Underneath the plug, at the end of the thread is the main jet; this should be a 75 (0.75mm dia) and it should unscrew, revealing a red fibre washer beneath. Ensure that you use a parallel, well-fitting screwdriver to release this jet as a wedge screwdriver will damage the vulnerable thread.

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Fig 4 - The correct screwdriver is on the left. Using the one on the right will damage the main jet thread.

Unfortunately, many carburettors on offer will fail at this point because they may have been stored on engines, out in the open and filled with water, causing corrosion of the MAZAK. Previous “mechanics” may also have damaged the thread by using the wrong screwdriver. If the type number is right and the main jet thread looks good, you can buy the carb and move on to overhaul.

Overhauling the 24T2

Start by stripping the carb down entirely and checking that the setting, given above is correct. The throttle spindle will be worn, remove the two screws and the butterfly disc, which will enable the throttle spindle to be removed. Inspect the castings and try the new spindle for fit. There should be negligible play in the spindle; the casting can be bushed if very worn but this is quite expensive. Excessive play at this point will cause slow running issues later. Soak the castings in cellulose thinners to remove the petrol gum. The gasket will have shrunk and must be replaced.


Fig 5 - Lower assembly, showing layout of jets etc..

Overhaul kits are available from Burlen Services and contain a throttle spindle, screws and disc, gasket, washers and a new needle valve. Unfortunately, 75 main jets are unobtainable at the moment, however 82 jets are available and may “do” at a pinch.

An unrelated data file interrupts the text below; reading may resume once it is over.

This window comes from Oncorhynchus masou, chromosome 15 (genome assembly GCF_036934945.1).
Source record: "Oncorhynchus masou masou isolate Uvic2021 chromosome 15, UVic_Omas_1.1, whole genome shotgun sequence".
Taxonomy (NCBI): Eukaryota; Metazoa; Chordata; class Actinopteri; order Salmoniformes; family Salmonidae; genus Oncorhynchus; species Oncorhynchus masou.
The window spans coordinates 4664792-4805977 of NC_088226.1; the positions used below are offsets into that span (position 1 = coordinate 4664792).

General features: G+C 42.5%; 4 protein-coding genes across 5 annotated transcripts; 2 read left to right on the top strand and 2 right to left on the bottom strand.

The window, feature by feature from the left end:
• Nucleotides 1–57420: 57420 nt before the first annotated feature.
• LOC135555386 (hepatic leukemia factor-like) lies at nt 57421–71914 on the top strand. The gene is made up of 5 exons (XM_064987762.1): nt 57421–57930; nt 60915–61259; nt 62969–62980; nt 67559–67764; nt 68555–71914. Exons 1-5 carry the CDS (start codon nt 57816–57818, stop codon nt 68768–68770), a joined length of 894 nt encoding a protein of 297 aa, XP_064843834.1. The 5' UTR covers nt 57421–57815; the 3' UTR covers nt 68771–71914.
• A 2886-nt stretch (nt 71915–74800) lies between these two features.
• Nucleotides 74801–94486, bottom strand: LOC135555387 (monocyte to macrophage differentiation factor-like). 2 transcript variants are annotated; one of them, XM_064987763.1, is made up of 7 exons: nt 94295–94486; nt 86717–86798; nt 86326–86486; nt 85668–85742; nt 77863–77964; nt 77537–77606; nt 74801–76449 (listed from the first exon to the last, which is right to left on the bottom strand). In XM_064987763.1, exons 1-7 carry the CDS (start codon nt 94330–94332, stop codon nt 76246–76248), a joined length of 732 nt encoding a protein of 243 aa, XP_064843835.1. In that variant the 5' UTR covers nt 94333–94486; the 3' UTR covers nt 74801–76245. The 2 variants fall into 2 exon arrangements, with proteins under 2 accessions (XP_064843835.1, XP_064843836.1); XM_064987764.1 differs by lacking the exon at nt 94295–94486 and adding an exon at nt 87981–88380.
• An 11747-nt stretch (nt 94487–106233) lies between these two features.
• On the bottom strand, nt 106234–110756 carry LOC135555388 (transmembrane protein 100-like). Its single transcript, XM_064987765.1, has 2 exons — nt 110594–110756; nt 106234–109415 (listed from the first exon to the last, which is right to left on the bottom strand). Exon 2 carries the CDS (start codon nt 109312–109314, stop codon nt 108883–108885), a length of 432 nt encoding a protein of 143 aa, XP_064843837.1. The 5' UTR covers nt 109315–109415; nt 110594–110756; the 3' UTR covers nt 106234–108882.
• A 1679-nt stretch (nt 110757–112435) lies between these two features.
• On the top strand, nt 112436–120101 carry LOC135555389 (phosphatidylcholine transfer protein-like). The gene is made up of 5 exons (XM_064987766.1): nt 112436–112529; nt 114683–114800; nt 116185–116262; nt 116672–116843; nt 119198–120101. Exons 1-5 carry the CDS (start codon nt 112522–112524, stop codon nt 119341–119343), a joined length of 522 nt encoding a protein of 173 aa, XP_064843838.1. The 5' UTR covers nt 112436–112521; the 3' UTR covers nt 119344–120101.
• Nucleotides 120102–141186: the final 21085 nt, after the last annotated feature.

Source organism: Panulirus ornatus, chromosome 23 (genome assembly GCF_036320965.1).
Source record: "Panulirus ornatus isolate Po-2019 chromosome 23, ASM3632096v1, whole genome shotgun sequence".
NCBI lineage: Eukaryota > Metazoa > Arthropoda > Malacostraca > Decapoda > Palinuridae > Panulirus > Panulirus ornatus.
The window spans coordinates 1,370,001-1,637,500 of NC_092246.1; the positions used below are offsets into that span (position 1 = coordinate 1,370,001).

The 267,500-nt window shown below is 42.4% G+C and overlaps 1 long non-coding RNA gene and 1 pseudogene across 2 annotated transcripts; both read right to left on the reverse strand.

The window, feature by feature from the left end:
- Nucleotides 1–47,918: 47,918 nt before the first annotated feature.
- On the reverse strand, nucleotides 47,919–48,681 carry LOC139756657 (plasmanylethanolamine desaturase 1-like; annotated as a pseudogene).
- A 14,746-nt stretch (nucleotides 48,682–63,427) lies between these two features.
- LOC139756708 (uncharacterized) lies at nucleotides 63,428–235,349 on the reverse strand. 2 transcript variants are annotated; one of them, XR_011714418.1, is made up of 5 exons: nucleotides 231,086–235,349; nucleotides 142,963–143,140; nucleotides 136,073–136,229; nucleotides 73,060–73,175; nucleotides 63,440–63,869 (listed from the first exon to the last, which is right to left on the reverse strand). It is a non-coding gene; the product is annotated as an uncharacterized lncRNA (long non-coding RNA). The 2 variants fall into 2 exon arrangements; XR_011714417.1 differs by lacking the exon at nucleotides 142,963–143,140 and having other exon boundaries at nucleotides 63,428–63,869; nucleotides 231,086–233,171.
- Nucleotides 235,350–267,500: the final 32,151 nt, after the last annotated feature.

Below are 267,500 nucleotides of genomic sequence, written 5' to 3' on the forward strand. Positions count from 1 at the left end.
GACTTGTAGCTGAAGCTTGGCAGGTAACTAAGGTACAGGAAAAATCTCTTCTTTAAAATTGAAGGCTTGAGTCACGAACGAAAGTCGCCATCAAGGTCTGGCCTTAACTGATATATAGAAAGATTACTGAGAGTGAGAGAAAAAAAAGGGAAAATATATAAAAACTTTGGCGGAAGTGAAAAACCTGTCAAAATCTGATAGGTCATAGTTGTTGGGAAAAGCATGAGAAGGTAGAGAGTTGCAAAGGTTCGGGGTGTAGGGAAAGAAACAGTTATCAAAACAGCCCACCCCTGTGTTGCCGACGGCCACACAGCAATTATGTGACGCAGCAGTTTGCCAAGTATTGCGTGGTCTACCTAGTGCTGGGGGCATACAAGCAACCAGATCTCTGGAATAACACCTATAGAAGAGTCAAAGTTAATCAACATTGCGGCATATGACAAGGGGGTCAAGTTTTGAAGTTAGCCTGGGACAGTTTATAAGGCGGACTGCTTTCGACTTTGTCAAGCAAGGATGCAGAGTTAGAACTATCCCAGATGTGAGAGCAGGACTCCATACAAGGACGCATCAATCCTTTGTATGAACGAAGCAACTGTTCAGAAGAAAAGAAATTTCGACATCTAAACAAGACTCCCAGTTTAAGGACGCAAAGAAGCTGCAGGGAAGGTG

Inspect the main jet thread, it is a metric thread, 10mm dia, 1.0mm pitch. Tooling is available from Tracy Tools in Devon, however there is very little meat here to effect repairs and this thread must be in good condition.

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Fig 6 - Main jet thread. The main jet can be glimpsed at the bottom of the thread.

Make sure that the top and the bottom faces of the carb are flat and true; if necessary use a piece of glass and some “wet or dry” to face them off. You may need to remove the choke tube to do this but be careful not to damage the tube or the seating.

The choke tube must be firmly fixed in the housing, if it has worked loose it may have worn both tube and housing which results in the tube sitting low. You may be able to rectify with some gaskets, cut from thick paper, aiming to get the tube slightly above housing level and thus held in when reassembled.

The top mounting flange will be warped and can be carefully faced off with a sharp, 2nd cut file, making sure that all traces of filings are removed in the cleaning bath.

After cleaning, blow through all passages with compressed air or a tyre pump and lay out the parts, ready for assembly. Make sure all the jets and passages are completely clear. Replace the throttle spindle with the new item from the overhaul kit, screw in the new butterfly disc and lock the screws into position. Replace the operating arm and reassemble the carb with a new gasket, not forgetting to add the float and its valve.

Fitting a 24T2

You will need to fit a ball joint type connection to the operating arm for the throttle. These are usually fitted to 26VA carburettors on later cars. Make sure you can get the full range of movement and adjust so that the throttle fully closes when released. Choke connection will depend on your car; the standard wires will probably need a special link bending to fit. Note that the input gasket supplied in the rebuild kit will be too large; use a gasket from one of the A7 suppliers or cut one from thick paper.

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Fig 7 - 24T2 installed on my 1927 Chummy.

The petrol input will probably need a special feed pipe making up, make sure that petrol is always flowing downhill, never up. You must have a good, fine filter on the input because the main jet is not easy to clear in the event of a blockage, requiring the removal of the carburettor, which is not a quick job at the roadside. You can use an external filter, suitable for gravity feed or a fine mesh filter in the input banjo.

Once the carburettor is fitted, adjust the air screw about one or two turns off its seat and start the engine. Set the idle speed and adjust the air screw for slow, even running, with no noticeable “fluffing” when the throttle is opened.

Finally, road test and enjoy !